The Soromundi Lesbian Chorus of Eugene had its humble origins in the home of Eugene native Karm Hagedorn and her partner, Sheryl Bernheine. “We just wanted to sing with some folks,” Hagedorn says, recalling that, at first, the casual choir was just “six of us in our living room and, amazingly, it went from there.”
The group met weekly and, according to Hagedorn, “friends invited friends” until the choir’s numbers swelled to a baker’s dozen and then some. “By January of ’90, we were about 17 members strong and performed for the first time at the Unitarian Universalist Church in Eugene, at the Sunday service,” she says. “From there, our next performance was International Women’s Day on March 8. By then there were about 30 of us.”
A quarter of a century later and Soromundi has become something of a Eugene institution — an organization at once cultural, artistic and political. What began as an informal gathering of women joining voices in song has grown into a celebration and a statement of solidarity in the ongoing battle for civil rights.
“Obviously, there was a need,” Hagedorn says of Soromundi’s early evolution into a coalition for women’s rights. “Right away the choir became more than just singing, and I think the need for what’s about to come next was even greater than the need for women having a place to sing. Soromundi became a community.”
What came next, she says, was the establishment of the Oregon Citizens Alliance, the group founded by religious whack job Lon Mabon that sought, through Measure 9, to repeal an executive order banning discrimination based on sexual orientation. “It felt like an onslaught of never-ending discriminatory measures,” Hagedorn recalls. “We were around for all that. Whenever there was a rally or protest of any kind, Soromundi was there.”
Soromundi, the name of a star which translates as “sisters of the world,” is a non-auditioned choir, which means any woman who wants to sing can join. “Given that, we sound amazing,” Hagedorn says, thanks in large part to the addition in 1994 of artistic director Lisa Hellemn, a Ph.D. who brought a strong talent for teaching and arranging songs. Every April, members get together to select the next season’s musical lineup, which can range from Broadway fare and folk to interpretations of Lady Gaga and Radiohead’s “Creep.”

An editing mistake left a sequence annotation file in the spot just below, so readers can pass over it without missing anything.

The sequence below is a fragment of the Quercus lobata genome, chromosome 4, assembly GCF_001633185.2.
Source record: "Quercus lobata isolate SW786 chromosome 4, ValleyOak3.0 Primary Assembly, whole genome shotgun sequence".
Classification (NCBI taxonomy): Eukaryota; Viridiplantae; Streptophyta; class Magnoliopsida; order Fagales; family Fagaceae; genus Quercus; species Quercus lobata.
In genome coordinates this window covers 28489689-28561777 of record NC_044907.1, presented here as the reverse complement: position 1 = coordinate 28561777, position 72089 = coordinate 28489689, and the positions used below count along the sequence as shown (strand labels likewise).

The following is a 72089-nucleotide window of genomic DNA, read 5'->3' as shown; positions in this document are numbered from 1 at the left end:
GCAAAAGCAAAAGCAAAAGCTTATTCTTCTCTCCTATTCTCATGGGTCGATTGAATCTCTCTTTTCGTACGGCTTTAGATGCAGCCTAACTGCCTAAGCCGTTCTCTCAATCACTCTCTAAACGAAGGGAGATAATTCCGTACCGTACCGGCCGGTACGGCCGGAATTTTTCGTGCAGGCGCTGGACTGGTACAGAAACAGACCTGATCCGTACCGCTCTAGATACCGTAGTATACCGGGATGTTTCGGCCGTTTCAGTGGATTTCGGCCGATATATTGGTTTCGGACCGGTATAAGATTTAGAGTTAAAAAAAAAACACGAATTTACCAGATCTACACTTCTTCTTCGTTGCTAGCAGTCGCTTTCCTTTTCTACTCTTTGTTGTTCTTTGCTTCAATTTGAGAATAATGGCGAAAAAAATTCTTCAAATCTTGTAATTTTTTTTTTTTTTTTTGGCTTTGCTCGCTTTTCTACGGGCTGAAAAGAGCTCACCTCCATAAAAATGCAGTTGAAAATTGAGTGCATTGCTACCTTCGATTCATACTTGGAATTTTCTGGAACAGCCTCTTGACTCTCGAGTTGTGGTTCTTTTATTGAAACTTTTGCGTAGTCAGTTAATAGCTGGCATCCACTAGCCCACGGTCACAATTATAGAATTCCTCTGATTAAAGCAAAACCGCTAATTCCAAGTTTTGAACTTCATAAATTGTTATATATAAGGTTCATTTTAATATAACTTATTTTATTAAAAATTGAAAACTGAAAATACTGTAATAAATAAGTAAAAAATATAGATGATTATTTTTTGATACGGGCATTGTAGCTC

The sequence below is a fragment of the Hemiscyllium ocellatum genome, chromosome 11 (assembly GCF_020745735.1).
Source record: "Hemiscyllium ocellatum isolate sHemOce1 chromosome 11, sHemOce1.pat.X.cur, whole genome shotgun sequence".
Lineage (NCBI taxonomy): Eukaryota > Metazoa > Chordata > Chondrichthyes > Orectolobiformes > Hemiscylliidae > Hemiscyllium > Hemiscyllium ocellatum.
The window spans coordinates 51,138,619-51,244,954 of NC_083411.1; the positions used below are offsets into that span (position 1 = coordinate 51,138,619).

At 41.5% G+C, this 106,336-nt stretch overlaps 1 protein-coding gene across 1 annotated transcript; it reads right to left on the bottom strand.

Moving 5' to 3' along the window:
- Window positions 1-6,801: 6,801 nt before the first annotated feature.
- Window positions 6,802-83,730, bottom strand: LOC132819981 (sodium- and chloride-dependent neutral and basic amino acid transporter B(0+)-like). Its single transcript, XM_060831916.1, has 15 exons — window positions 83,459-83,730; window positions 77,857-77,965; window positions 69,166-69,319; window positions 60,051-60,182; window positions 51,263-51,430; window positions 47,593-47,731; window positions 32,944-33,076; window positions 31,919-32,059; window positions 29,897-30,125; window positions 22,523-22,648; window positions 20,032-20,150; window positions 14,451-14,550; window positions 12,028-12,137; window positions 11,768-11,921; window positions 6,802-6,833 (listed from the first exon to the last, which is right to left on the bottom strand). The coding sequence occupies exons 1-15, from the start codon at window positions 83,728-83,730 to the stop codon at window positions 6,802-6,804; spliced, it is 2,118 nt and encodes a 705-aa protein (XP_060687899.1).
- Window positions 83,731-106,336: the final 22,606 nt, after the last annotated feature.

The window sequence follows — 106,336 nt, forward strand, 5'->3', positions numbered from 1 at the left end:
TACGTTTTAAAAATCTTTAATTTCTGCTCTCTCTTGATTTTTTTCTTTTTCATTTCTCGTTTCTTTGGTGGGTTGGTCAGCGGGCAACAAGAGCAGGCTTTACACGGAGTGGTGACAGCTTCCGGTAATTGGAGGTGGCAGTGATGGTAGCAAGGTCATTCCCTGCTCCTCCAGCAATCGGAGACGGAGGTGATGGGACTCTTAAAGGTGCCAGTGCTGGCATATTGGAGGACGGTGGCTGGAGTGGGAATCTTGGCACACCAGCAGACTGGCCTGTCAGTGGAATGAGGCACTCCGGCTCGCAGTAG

Along with annual gigs at Lane Community College, the Eugene Holiday Market and a May concert at the Hult Center, the almost 90 members of Soromundi are ready to sing at any event, especially when it’s in support of gay and lesbian rights. “We have the ‘personal-as-political’ in our veins,” Hagedorn says, noting that the recent Supreme Court ruling on gay marriage is encouraging, but hardly the end of the battle. “While things have gotten considerably easier, we will still respond when that need arises.”
Reflecting on Soromundi’s 25 years in existence, Hagedorn says one of the most impressive aspects of the choir, aside from its strong performances, is how it functions as an ongoing network of support for women. “It just kind of marched along,” she says of the choir’s growth over the years. “I never dreamt that that little meeting in our living room would turn into this giant community of women that probably encompasses, I would say, up to 1,000 women as singers in the chorus.”